U.S. patients wait 18.5 days, on average, to see a doctor when they make an appointment with a new physician practice, according to a survey by Merritt Hawkins conducted before the rollout of the Affordable Care Act's (ACA) coverage expansion.
(See the Advisory Board's take on this survey.)
For the survey, the health care consulting firm surveyed 1,399 physician practices in 15 metropolitan areas across the nation between June and November of last year. Merritt Hawkins researchers surveyed the practices by calling and asking for the first available appointment for a new patient needing routine care, such as a "well-woman visit" or heart check-up. Researchers called practices in five specialties: primary care, cardiology, dermatology, orthopedic surgery, and obstetrics-gynecology.
The survey found that patients waited 18.5 days, on average, to see a physician in any of the five specialties in the 15 cities.
The longest wait was for primary care physicians (PCPs) in Boston, where patients waited an average of 66 days to see a PCP. Meanwhile, patients in Dallas looking for a new PCP had the shortest average wait, at just five days.
"We have too few providers, which is creating a significant access problem," Merritt Hawkins SVP Travis Singleton told Kaiser Health News' "Capsules."
The average wait time has decreased since the firm last conducted the survey in 2009, at which point patients waited an average of 20.4 days for a new doctor. However, fewer physicians were accepting Medicaid in 2013 than they were in 2009, according to the survey.
About 45.7% of physicians said they would accept Medicaid in 2013, down from 55.4% in 2009. Acceptance of Medicaid in the latest survey varied from 73% in Boston to 23% in Dallas. Meanwhile, about 76% of physicians said they accepted Medicare.
"At the end of the day, it doesn't matter how many physicians you have…If no one will take your insurance, you're going to end [up] in the same place, and that's probably the ED," Singleton said, adding that the problem may worsen with the expansion of Medicaid under the ACA.
Ken Hertz, a consultant at MGMA Health Care Consulting Group, countered that wait times do not necessarily increase in proportion to patient volume. Patient volumes in outpatient settings have declined in recent years as plan deductibles and copays have increased, he added.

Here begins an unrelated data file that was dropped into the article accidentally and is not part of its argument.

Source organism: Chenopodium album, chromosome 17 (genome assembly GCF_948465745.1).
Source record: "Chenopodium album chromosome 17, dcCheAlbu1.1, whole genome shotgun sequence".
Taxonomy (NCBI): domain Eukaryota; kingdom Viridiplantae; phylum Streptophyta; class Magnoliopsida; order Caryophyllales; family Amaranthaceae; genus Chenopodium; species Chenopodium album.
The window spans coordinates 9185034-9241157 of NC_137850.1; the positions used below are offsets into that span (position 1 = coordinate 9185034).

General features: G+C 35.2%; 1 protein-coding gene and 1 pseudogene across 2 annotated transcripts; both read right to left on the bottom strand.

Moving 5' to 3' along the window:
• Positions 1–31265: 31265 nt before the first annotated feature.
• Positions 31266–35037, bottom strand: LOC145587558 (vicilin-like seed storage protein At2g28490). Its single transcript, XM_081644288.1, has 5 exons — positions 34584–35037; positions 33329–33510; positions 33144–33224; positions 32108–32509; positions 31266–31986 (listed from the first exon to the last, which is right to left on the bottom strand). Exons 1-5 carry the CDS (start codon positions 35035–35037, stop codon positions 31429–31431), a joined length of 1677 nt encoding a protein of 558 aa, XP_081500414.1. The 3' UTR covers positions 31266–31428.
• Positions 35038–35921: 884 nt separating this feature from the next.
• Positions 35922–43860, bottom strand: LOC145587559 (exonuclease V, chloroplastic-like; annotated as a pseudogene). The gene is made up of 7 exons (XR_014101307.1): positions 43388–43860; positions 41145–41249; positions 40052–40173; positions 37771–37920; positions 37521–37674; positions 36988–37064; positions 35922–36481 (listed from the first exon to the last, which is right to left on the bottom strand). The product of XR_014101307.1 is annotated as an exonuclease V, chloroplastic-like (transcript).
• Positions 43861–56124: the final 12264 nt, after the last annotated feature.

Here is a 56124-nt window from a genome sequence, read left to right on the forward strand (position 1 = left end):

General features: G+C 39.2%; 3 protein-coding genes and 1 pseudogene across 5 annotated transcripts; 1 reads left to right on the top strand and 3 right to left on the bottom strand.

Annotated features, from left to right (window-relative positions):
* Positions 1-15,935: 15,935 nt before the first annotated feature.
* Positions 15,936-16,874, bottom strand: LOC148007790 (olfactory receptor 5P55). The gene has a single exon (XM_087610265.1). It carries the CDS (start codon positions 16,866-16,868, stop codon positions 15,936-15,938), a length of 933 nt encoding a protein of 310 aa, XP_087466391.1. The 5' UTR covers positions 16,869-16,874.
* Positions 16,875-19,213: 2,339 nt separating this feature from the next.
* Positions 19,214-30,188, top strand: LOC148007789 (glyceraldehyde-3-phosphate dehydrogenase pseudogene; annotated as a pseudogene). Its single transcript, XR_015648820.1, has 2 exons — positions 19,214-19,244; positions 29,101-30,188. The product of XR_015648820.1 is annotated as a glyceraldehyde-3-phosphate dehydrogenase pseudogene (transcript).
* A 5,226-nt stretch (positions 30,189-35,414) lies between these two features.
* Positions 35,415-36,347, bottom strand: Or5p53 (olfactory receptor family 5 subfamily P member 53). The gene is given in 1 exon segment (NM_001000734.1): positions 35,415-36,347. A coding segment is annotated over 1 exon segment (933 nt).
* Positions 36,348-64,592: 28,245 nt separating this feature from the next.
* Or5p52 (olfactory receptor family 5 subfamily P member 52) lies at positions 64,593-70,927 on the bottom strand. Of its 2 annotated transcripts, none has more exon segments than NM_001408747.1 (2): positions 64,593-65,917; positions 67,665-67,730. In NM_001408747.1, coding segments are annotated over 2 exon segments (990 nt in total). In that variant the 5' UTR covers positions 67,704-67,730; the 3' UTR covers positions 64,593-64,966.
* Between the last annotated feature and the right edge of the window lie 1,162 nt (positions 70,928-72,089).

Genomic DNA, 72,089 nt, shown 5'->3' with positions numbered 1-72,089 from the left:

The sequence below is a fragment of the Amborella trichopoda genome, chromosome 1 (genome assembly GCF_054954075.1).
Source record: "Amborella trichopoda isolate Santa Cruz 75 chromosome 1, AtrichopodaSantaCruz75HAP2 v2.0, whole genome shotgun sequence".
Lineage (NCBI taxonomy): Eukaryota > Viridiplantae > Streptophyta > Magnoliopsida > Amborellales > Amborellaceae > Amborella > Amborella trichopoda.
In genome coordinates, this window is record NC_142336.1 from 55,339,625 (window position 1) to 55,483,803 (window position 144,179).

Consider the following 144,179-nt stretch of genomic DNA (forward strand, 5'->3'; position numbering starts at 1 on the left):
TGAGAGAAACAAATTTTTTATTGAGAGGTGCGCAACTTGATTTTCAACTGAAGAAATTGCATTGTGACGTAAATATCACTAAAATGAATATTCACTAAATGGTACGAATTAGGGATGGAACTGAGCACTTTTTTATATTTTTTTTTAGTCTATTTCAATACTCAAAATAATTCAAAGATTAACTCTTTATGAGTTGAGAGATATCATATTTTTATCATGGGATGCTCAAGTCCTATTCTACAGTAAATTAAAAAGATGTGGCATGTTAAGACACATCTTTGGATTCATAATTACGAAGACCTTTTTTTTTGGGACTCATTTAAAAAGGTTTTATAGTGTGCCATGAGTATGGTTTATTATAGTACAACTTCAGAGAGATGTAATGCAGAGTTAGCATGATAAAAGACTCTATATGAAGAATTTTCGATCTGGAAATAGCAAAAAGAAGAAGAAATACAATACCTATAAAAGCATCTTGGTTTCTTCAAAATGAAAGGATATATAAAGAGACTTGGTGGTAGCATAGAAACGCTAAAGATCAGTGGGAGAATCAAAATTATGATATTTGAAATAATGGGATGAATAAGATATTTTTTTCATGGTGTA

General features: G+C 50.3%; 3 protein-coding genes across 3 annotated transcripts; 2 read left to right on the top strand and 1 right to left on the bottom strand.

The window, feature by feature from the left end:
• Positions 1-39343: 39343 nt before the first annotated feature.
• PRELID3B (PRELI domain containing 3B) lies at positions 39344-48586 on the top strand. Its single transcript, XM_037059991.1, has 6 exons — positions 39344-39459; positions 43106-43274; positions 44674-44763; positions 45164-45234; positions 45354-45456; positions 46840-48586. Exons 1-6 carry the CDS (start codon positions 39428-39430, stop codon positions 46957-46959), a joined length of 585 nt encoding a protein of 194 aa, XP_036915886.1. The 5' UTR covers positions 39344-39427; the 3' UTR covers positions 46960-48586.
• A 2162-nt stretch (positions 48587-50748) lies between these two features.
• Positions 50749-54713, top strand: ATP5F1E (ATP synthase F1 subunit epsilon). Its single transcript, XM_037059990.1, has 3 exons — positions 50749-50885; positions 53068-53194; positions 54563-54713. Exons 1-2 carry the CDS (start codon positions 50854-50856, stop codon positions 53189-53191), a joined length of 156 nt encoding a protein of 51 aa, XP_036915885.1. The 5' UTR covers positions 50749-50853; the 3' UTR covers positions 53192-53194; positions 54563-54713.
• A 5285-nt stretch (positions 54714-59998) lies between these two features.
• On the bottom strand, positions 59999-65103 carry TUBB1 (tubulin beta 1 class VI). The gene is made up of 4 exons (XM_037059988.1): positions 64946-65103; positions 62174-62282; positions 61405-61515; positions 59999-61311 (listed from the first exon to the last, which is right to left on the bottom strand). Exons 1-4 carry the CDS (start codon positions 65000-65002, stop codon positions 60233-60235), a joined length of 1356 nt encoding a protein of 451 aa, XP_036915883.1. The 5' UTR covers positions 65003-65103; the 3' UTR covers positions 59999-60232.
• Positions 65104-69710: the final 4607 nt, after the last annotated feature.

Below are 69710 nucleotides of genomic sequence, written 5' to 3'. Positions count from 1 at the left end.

"Most practices are working diligently to see patients and see them in a timely manner, but there are a lot of moving parts," he told KHN. He added that the "successful practices will figure out new ways and approaches to shortening wait times" (Gold, "Capsules," KHN, 1/29).
We’ve long known that wait times to get a physician appointment are unacceptable by patients’ standards.
However, this Merritt Hawkins data sheds new light on an old issue. Here's what I'd call out for readers.
Making strides to improve physician appointment wait times starts with a fundamental realization—patients choose where they go for care and they prioritize where they go based upon service quality and easy access. According to the Altarum Institute Survey of Consumer Health Care Opinions, 88% of patients cite “easy to get an appointment” as “very important.
But one of the common mistakes we see health care providers make is to narrowly define the access improvement effort. Many providers look only at scheduling, call centers, and front-end processes. However, appointment wait times are just a part of the larger patient access equation.
So which strategies ultimately succeed? The ones that are much more expansive, focusing as much on cultural transformation as operational improvements, and thereby much more effective at improving access points across the entire continuum of care.
If your average wait time does not exceed the results in the Merritt Hawkins survey, we can help. Contact me to learn more about our approach to improving patient access.
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